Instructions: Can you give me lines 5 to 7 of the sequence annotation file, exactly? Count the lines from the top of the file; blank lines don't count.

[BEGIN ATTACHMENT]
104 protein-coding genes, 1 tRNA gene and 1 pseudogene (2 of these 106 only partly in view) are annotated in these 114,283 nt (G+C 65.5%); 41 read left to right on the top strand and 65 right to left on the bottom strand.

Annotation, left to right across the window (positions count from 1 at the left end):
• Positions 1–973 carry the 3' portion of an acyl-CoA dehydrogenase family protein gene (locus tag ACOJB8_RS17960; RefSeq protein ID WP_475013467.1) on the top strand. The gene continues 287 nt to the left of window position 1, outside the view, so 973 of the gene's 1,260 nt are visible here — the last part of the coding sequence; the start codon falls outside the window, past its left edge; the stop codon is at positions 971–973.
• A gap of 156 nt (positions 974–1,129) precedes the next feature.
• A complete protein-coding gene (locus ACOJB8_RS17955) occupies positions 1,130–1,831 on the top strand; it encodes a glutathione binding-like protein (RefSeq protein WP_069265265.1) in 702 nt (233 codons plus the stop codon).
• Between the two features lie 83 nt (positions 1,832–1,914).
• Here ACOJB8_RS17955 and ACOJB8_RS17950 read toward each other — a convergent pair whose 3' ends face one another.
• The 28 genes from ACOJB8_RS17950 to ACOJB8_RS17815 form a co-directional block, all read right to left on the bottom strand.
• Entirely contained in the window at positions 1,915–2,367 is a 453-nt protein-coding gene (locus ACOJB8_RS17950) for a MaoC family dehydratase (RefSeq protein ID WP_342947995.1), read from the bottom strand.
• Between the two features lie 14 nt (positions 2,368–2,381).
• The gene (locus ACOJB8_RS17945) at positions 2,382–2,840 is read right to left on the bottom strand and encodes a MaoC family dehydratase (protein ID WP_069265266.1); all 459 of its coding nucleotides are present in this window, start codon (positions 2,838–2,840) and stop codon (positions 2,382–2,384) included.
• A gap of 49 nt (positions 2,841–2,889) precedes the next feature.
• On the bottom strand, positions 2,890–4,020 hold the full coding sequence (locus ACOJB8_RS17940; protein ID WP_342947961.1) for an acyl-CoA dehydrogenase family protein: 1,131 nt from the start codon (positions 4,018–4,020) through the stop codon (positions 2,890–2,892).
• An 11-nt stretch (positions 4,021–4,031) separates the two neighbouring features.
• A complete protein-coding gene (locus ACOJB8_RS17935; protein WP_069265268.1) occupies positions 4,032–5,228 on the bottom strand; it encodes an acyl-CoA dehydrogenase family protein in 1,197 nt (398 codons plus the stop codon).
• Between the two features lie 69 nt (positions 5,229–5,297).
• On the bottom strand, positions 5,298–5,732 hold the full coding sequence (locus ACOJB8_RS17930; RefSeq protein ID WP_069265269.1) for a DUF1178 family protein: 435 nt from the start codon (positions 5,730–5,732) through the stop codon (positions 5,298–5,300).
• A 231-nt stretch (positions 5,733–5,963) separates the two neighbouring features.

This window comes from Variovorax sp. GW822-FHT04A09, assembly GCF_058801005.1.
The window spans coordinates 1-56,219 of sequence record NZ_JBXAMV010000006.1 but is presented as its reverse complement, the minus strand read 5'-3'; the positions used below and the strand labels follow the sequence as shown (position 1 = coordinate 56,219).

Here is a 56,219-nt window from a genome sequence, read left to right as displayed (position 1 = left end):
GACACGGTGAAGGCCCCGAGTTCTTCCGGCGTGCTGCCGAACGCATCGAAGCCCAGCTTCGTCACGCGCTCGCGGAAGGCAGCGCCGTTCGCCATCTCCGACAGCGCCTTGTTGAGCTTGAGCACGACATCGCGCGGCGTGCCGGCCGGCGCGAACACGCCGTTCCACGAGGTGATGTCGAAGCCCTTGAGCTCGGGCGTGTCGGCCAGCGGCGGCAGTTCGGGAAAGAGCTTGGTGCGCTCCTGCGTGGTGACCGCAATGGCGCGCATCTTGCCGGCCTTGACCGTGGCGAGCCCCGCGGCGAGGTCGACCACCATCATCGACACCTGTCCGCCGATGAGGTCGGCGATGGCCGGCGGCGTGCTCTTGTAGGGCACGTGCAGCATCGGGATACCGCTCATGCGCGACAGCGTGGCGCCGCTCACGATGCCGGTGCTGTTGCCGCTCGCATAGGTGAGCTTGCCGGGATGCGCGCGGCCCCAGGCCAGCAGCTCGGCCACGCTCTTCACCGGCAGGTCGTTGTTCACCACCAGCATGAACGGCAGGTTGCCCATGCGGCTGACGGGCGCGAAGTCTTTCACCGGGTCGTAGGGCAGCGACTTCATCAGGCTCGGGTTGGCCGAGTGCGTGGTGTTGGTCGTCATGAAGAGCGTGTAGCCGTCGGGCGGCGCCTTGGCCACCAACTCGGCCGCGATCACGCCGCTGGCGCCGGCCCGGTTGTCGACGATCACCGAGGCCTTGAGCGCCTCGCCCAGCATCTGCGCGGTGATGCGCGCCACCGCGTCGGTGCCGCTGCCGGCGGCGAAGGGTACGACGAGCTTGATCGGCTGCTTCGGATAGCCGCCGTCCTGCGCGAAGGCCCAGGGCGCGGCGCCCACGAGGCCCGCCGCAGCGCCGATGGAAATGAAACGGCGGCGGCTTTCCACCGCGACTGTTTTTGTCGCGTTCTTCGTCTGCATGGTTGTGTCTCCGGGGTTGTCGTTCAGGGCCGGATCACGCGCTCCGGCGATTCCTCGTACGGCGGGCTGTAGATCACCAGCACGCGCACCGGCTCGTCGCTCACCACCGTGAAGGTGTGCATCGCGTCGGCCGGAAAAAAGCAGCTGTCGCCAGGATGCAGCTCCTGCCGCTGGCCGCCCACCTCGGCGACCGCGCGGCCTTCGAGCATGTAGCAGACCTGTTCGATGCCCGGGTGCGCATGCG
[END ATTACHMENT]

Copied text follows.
• A complete protein-coding gene (locus ACOJB8_RS17955) occupies positions 1,130–1,831 on the top strand; it encodes a glutathione binding-like protein (RefSeq protein WP_069265265.1) in 702 nt (233 codons plus the stop codon).
• Between the two features lie 83 nt (positions 1,832–1,914).
• Here ACOJB8_RS17955 and ACOJB8_RS17950 read toward each other — a convergent pair whose 3' ends face one another.